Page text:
(7) Condition an element of claim or defense. As to a communication relevant to the physical, mental, or emotional condition of the victim in any proceeding in which the victim relies upon the condition as an element of the victim's claim or defense or, after the victim's death, in any proceeding in which any party relies upon the condition as an element of the party's claim or defense.
(8) Proceedings against the victim counselor. In any administrative or judicial proceeding in which the competency or practice of the victim counselor or of the victim counseling program is at issue, provided that the identifying data of the victims whose records are admitted into evidence shall be kept confidential unless waived by the victim. The administrative agency, board or commission shall close to the public any portion of a proceeding, as necessary to protect the confidentiality of the victim. [L 1992, c 217, §5; am L 1993, c 193, §2; am L 2008, c 154, §27; am L 2010, c 135, §7]
RULE 505.5 COMMENTARY
This rule, which resembles victim-counselor privilege provisions now in existence in some twenty states, e.g., Cal. Evid. Code §§1035 through 1037.7 (1992), encourages and protects the counseling of emotionally distressed victims of violent crimes by according privilege status to confidential communications made in the course of the counseling process. In adopting a similar law, N.J. Stat. Ann. §2A:84A-22.13 and 22.15 (1991), the New Jersey Legislature declared that the "counseling of victims is most successful when the victims are assured [that] their thoughts and feelings will remain confidential and will not be disclosed without their permission." The present provision proceeds upon just such a policy basis.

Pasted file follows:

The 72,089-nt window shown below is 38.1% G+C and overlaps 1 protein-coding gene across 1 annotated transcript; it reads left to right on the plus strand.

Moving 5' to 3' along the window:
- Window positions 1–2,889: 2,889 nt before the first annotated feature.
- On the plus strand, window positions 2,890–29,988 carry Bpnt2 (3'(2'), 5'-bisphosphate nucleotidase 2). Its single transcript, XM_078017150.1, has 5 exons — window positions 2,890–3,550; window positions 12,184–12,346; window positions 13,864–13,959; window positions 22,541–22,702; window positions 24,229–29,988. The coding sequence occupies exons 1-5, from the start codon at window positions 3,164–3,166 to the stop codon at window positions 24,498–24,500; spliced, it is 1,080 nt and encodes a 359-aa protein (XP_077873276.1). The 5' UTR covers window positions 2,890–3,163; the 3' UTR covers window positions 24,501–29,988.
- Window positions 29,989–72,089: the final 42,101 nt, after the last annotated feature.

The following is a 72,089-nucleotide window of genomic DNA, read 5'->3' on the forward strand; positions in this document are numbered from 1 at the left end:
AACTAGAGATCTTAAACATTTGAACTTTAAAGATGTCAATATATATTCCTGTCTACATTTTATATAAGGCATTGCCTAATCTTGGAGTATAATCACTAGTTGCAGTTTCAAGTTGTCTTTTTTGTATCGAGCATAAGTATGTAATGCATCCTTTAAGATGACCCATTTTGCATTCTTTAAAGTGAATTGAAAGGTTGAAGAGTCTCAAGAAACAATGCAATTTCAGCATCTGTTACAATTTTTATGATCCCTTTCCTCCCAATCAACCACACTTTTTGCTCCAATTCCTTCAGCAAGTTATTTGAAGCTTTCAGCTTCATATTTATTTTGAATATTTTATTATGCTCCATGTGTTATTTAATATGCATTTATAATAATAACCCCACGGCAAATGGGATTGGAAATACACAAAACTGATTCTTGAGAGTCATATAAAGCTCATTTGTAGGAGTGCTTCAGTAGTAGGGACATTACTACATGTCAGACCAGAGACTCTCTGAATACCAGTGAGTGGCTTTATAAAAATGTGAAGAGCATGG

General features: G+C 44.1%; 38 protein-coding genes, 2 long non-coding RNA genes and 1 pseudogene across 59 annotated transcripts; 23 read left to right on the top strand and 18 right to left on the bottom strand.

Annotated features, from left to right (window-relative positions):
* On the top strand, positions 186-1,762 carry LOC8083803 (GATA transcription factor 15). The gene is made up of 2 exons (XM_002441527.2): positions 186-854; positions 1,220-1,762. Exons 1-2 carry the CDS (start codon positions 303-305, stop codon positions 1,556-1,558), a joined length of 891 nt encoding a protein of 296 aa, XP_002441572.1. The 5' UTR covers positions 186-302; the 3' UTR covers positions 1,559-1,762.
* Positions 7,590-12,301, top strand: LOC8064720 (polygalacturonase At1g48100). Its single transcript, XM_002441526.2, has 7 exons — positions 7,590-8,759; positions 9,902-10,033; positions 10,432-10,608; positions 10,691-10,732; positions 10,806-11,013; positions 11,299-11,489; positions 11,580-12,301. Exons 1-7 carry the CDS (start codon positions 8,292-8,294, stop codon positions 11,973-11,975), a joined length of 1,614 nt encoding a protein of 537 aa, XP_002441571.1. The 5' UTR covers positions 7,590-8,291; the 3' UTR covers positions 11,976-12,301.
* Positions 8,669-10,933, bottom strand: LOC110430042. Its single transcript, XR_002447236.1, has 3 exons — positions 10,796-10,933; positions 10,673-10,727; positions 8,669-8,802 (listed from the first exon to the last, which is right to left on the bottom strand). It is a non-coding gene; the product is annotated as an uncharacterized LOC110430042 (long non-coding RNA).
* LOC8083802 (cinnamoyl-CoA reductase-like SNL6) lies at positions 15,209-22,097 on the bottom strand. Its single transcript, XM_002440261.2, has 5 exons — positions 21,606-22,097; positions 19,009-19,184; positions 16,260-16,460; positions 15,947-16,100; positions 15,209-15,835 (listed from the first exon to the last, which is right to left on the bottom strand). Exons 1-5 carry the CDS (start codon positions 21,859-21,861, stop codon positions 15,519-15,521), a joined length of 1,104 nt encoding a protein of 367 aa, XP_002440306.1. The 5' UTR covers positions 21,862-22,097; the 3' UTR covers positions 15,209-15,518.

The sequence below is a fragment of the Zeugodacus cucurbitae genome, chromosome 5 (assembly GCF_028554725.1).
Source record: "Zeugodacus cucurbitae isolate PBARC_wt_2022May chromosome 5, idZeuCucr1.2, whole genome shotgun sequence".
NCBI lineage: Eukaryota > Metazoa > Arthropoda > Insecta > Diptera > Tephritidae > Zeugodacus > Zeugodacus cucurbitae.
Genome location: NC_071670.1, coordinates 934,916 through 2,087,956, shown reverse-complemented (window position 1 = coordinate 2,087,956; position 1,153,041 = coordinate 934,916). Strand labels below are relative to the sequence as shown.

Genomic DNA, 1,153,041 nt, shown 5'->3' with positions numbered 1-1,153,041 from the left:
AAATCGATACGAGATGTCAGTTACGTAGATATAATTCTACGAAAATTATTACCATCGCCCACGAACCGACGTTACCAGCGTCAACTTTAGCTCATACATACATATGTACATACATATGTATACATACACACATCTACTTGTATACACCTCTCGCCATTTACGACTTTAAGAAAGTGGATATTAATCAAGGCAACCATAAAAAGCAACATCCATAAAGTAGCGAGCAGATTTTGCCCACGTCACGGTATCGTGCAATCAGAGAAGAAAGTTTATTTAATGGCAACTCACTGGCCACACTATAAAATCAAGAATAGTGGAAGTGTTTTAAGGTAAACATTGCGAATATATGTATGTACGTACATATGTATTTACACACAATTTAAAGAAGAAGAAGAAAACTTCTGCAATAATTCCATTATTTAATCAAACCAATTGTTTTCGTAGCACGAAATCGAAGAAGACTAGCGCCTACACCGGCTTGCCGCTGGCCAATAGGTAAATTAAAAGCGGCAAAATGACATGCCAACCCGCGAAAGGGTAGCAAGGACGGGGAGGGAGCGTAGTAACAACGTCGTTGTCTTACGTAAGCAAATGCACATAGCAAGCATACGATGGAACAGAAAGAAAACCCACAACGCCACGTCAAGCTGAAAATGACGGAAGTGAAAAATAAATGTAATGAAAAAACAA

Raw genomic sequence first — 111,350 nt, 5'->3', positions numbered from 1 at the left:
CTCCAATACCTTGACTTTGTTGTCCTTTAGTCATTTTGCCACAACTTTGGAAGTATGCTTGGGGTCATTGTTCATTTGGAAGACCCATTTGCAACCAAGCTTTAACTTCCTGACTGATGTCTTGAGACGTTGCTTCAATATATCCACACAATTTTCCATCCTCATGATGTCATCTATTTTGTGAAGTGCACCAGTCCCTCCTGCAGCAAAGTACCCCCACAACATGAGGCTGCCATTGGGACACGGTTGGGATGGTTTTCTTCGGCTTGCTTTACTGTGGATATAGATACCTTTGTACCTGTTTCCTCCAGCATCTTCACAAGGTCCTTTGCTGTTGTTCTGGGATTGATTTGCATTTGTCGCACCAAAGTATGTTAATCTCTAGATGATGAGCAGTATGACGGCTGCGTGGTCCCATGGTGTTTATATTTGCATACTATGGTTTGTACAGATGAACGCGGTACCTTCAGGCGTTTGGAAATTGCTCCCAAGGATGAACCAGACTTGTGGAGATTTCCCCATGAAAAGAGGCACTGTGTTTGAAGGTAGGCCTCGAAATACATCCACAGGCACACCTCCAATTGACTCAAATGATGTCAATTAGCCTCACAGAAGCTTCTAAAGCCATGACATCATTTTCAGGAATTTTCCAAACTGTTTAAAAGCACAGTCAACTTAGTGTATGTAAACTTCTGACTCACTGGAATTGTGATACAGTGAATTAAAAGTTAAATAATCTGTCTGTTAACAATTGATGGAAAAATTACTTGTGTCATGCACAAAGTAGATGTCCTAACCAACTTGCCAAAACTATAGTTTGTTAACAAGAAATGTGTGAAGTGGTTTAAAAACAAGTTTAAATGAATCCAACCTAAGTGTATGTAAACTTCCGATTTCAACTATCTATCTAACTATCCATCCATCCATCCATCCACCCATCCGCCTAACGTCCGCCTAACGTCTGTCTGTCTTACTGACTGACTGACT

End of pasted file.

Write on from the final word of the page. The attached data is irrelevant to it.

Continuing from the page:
RULE 505.5 SUPPLEMENTAL COMMENTARY
The Act 154, Session Laws 2008 amendment replaced the term "dependent adult" with the term "vulnerable adult" in subsection (d)(4), with reference to chapter 346, part X. Act 154 amended chapter 346, part X, by, among other things, expanding the category of adults eligible for adult protective services by replacing the term "dependent adult" with the less restrictive term "vulnerable adult."
Law Journals and Reviews
Empowering Battered Women: Changes in Domestic Violence Laws in Hawai‘i. 17 UH L. Rev. 575 (1995).
When a statutory privilege interferes with a defendant's constitutional right to cross-examine, then, upon a sufficient showing by the defendant, the witness' statutory privilege must, in the interest of the truth-seeking process, bow to the defendant's constitutional rights. 101 H. 172, 65 P.3d 119 (2003).